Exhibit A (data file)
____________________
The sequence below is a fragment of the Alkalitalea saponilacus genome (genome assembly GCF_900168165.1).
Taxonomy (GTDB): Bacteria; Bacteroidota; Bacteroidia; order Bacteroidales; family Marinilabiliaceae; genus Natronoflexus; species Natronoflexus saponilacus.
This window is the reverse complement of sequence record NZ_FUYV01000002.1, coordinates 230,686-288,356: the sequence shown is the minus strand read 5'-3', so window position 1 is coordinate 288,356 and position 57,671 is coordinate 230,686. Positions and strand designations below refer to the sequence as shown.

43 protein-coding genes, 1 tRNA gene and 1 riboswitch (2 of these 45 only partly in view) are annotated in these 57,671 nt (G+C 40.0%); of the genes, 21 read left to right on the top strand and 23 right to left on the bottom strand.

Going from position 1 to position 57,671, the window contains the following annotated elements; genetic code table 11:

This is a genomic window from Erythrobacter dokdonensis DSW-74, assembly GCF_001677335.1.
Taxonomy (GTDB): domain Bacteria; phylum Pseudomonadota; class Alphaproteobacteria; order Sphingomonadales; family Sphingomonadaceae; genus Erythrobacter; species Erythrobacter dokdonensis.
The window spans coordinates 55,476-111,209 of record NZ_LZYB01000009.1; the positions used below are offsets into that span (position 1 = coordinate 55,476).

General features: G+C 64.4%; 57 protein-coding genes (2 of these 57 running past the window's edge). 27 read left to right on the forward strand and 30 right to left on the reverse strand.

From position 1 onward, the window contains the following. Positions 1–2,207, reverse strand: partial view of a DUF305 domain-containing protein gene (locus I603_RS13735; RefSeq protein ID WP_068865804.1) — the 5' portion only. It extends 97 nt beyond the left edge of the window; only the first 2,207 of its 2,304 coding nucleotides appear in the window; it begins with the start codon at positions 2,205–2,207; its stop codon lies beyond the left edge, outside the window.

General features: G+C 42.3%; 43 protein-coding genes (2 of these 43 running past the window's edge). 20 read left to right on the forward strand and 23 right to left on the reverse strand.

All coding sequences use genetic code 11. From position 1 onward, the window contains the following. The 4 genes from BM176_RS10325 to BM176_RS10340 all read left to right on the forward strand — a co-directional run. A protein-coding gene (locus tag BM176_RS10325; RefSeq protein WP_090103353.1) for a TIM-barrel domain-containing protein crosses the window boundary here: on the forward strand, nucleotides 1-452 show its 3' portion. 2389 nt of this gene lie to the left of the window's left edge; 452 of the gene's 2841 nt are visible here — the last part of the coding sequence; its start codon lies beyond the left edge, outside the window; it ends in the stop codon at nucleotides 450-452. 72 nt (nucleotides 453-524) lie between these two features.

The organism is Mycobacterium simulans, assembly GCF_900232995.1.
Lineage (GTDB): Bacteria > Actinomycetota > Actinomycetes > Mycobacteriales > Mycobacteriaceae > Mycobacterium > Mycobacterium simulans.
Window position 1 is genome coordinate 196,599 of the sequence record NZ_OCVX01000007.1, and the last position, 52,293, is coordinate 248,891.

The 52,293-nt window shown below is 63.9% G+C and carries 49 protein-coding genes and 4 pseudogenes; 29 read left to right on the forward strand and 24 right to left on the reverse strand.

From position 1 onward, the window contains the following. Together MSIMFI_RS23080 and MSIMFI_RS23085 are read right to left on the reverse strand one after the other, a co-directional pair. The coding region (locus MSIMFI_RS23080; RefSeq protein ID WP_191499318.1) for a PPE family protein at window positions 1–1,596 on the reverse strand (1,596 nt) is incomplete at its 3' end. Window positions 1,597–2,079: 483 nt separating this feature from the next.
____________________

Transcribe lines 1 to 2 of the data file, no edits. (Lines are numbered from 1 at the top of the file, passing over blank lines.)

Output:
The sequence below is a fragment of the Alkalitalea saponilacus genome (genome assembly GCF_900168165.1).
Taxonomy (GTDB): Bacteria; Bacteroidota; Bacteroidia; order Bacteroidales; family Marinilabiliaceae; genus Natronoflexus; species Natronoflexus saponilacus.